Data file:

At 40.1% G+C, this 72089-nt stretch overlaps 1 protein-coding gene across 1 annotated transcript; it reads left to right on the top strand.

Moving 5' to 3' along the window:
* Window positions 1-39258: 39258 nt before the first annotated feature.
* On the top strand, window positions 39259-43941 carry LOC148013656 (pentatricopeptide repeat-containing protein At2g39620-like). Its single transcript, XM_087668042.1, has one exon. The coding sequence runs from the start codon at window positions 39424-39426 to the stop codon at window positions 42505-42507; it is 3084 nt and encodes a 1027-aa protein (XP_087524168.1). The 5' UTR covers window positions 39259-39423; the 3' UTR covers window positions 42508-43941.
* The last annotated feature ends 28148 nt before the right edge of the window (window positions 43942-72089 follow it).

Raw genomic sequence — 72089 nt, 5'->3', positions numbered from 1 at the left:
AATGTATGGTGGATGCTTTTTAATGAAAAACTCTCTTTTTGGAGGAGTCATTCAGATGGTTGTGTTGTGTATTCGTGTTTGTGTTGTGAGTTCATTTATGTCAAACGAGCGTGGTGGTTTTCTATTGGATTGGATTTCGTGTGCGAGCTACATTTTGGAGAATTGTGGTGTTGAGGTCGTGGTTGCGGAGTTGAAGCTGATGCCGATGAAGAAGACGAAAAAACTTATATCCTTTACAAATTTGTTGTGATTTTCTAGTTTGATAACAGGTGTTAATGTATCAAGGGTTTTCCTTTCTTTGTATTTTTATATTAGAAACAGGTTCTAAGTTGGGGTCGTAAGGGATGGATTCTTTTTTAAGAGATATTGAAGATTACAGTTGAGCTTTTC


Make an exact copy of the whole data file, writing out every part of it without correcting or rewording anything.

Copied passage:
At 40.1% G+C, this 72089-nt stretch overlaps 1 protein-coding gene across 1 annotated transcript; it reads left to right on the top strand.

Moving 5' to 3' along the window:
* Window positions 1-39258: 39258 nt before the first annotated feature.
* On the top strand, window positions 39259-43941 carry LOC148013656 (pentatricopeptide repeat-containing protein At2g39620-like). Its single transcript, XM_087668042.1, has one exon. The coding sequence runs from the start codon at window positions 39424-39426 to the stop codon at window positions 42505-42507; it is 3084 nt and encodes a 1027-aa protein (XP_087524168.1). The 5' UTR covers window positions 39259-39423; the 3' UTR covers window positions 42508-43941.
* The last annotated feature ends 28148 nt before the right edge of the window (window positions 43942-72089 follow it).

Raw genomic sequence — 72089 nt, 5'->3', positions numbered from 1 at the left:
AATGTATGGTGGATGCTTTTTAATGAAAAACTCTCTTTTTGGAGGAGTCATTCAGATGGTTGTGTTGTGTATTCGTGTTTGTGTTGTGAGTTCATTTATGTCAAACGAGCGTGGTGGTTTTCTATTGGATTGGATTTCGTGTGCGAGCTACATTTTGGAGAATTGTGGTGTTGAGGTCGTGGTTGCGGAGTTGAAGCTGATGCCGATGAAGAAGACGAAAAAACTTATATCCTTTACAAATTTGTTGTGATTTTCTAGTTTGATAACAGGTGTTAATGTATCAAGGGTTTTCCTTTCTTTGTATTTTTATATTAGAAACAGGTTCTAAGTTGGGGTCGTAAGGGATGGATTCTTTTTTAAGAGATATTGAAGATTACAGTTGAGCTTTTC